Prey - Brutal Backlog

February 11, 2019
BACKLOG
PS4
Also on: PC, Xbox One

Brutal Backlog is a semi-regular feature where the JDR team plough through some of the unplayed games on their shelves (both digital and physical), disregarding their age or the technical limitations of their era. Only the very best titles will stand up to scrutiny today.


During my playthrough of Prey, I kept trying to place its influences. I would first say to myself that if Half-Life and Portal had a baby in space, that would sum up the game quite well. But as I continued to progress in the story, I realised not only was there a bit of Bioshock and System Shock in there, but it was very much its own game with its own ideas and unique mechanics.

Twenty Minutes In

Before the game starts you get to choose the gender for the protagonist Morgan Yu. I like that more games are giving the option to choose these days. I think it allows the player to put a bit of themselves into the story and feel more connected to the character. The year is 2032 and female Morgan has woken up in her apartment with a call from her brother and work colleague Alex Yu. He informs you that a helicopter is on its way to pick you up for work. I explored the apartment a bit before heading up to the roof and getting into the helicopter. I love the fast movement of the character. It reminds me of speed-driven shooters from the 90’s like Doom or Quake. The art style is slightly cartoonish, but still realistic enough to feel grounded. Once I had arrived and said hello to Alex, I was instructed to head through a door to start some testing. 

Cheery.


This is where things get weird. First of all I was wondering why Morgan was being tested on. Then once I got to the last test, some kind of alien creature attacks everyone and Morgan passes out. Then I wake back up in Morgan’s apartment as if this was some kind of nightmarish version of Groundhog Day. Only this time things are not what they seem: a phone call comes through from someone called January and tells you to smash the glass in your apartment. So I pick up a wrench I found on the floor and break the windows to find that the apartment is in some kind of laboratory and was never real. January instructs Morgan to head to the exit which leaves you to figure things out for yourself. There are computer screens dotted about which include emails, downloadable files and utilities. Over time, the emails might help build a picture of what is really going, but right now I don't have a clue.


Three Hours In

Clues are starting to reveal what is really going on, yet I am still far off from understanding the truth. It turns out we are in a space station that has been overrun by alien Typhon organisms. Typhon come in various forms and some of them can mimic everyday objects, while others have some kind of electricity power they use to attack. A lot of the core mechanics have been introduced now. I have acquired a Gloo Cannon gun that fires a hardening foam which allows you to freeze the Typhon for a few seconds, or you can shoot the foam at walls to help you climb up to high spots or get across areas that you otherwise do not have access to. This is one of the unique aspects of Prey: the level design is incredible. It has been built in a way that allows the player to explore its semi-open world map in your own way, and the Gloo Cannon is the main tool for the job.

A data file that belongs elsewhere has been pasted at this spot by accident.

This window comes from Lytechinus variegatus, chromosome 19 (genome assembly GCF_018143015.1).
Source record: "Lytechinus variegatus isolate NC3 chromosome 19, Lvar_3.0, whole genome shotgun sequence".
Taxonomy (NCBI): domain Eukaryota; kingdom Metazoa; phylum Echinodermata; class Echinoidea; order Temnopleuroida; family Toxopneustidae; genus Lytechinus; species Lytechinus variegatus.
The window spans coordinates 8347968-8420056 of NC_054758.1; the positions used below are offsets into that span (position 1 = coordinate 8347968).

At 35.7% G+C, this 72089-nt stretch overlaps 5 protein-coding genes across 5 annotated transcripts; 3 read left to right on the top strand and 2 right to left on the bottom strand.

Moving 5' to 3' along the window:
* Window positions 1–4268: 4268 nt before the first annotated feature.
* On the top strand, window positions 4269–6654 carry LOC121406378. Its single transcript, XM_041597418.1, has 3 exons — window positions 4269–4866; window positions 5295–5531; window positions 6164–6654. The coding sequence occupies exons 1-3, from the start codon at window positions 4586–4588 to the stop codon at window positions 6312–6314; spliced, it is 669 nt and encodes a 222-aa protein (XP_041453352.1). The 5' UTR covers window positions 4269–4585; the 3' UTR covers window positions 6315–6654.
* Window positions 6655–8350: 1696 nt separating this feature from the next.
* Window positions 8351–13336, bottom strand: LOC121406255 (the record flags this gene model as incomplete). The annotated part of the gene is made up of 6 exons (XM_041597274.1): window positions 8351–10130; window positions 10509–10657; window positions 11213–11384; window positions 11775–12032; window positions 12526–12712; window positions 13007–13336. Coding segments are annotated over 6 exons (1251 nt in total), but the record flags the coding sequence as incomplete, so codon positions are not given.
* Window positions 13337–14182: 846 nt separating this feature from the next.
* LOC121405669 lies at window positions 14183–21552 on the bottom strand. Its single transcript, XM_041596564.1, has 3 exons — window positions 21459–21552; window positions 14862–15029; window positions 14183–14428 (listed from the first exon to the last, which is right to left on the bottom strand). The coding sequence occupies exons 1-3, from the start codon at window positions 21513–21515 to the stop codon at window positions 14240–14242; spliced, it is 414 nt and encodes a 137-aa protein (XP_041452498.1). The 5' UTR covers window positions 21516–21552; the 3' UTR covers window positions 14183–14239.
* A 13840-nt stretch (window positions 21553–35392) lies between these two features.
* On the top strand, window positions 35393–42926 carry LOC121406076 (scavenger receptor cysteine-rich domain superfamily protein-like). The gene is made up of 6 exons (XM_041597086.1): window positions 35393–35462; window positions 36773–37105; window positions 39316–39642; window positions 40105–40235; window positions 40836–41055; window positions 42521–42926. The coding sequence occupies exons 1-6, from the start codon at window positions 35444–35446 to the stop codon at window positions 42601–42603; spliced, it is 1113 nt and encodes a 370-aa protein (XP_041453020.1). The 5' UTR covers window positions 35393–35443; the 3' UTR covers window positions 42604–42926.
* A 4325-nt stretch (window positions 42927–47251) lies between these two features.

If in doubt, Gloo it.


I have found out that the Typhon were being experimented on and Morgan has the ability to harness their powers which are called Psi. This is introduced by an upgrade system using Neuromods, stat enhancers which can be found throughout the station. The Neuromods are also used to upgrade your health and strength, as well as for hacking doors or repairing machines. Looting is an important factor to survival. You loot dead bodies and Typhon as well as pick up random scrap along the way. You then place any junk you’ve gathered and put it into a Recycler which turns the junk into a variety of coloured blocks that you then use to create ammo, weapons or items in a Fabricator. These machines are strategically placed around the space station. I always seem to find one just as i need it, or not long after. So far I have been mostly trying to access a certain area that requires a key card. This has involved a lot of back and forth and puzzle solving, similar to how in early Resident Evil games you would be running from A to B trying to remember what fits where and why you need it.